I haven't updated in a while, but I have been reading. Here's a quick overview of a few things.
I read/watched the Comedy of Errors. I watched a BBC version with Roger Daltry from the Who, which I thought was interesting. You don't think of rockers doing Shakespeare. And he played a funny character. Well most of the characters are funny, but his is the funniest. This is one of the plays that is definately better to watch than read. It gets irritating when you're watching it, but not nearly as much as when you just read it. At least when you're watching it you see the two sets of twins and so the confusion makes more sense (you know there are two sets of twins when reading too, but it's just not the same). But it bugs me that they don't realize what's going on considering that tho of the characters are looking for their long-lost twin brothers and you'd think they'd realize they'd found them when everyone started treating them like someone else. This is why most of the comedies bug me.
I've also been going through the trusty old Norton anthology and reading (skimming) some poetry. I never grew to like poetry much. Unless it's Shel Silverstein or Dr. Suess. Otherwise just give me prose. Even Shakespeare's poem Venus and Adonis was hard to get through and I like Shakespeare, even some of the sonnets. I did read the whole thing in that case though because I'm determined to read all of Shakespeare's works since I'm so close from having taken two Shakespeare courses.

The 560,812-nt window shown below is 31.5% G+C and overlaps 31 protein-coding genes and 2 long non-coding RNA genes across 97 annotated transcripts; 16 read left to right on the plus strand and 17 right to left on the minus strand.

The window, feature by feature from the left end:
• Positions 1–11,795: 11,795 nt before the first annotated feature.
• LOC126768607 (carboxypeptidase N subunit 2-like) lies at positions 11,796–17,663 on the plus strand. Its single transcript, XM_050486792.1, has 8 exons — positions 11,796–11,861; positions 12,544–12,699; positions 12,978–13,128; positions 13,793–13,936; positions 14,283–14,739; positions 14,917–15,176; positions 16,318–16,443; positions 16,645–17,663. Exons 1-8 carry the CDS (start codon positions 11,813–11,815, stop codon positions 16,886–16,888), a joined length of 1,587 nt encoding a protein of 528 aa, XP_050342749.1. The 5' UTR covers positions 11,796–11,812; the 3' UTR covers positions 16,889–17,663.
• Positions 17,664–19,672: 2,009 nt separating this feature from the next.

I did enjoy reading Sir Thomas More's Utopia though. I didn't read the whole thing, just the excerpts in the Norton. It sparked a long conversation with my husband about if it's okay to support a utopian state if it's entered into willingly by all citizens and if it could ever work. I found it interesting that More does a make a point of saying all the citizens would have to believe in God or leave, because if you don't believe in God you have no incentive to be a good person or look out for others, so he did address that aspect. While we agreed with that, it seems odd to assume that just because someone believes in God that he will automatically want to serve the good of the community instead of himself. People are inherently sinful, and we just can't see such as society working period. More worked around people who definately believed in God, but sure didn't look out for the good of the people all the time (hello Henry VIII!) so I find it hard to imagine he really thought such a society would work. I understand his desire for a society like this though, especially considering his society at the time. There was a massive amount of difference between the pheasants and the royalty, and More was familiar with both worlds. Living in such a state and being so close to both worlds would make you want to imagine a better way, I just don't think socialism is the way to go. It was nice that it sparked such a great conversation with Ryan though!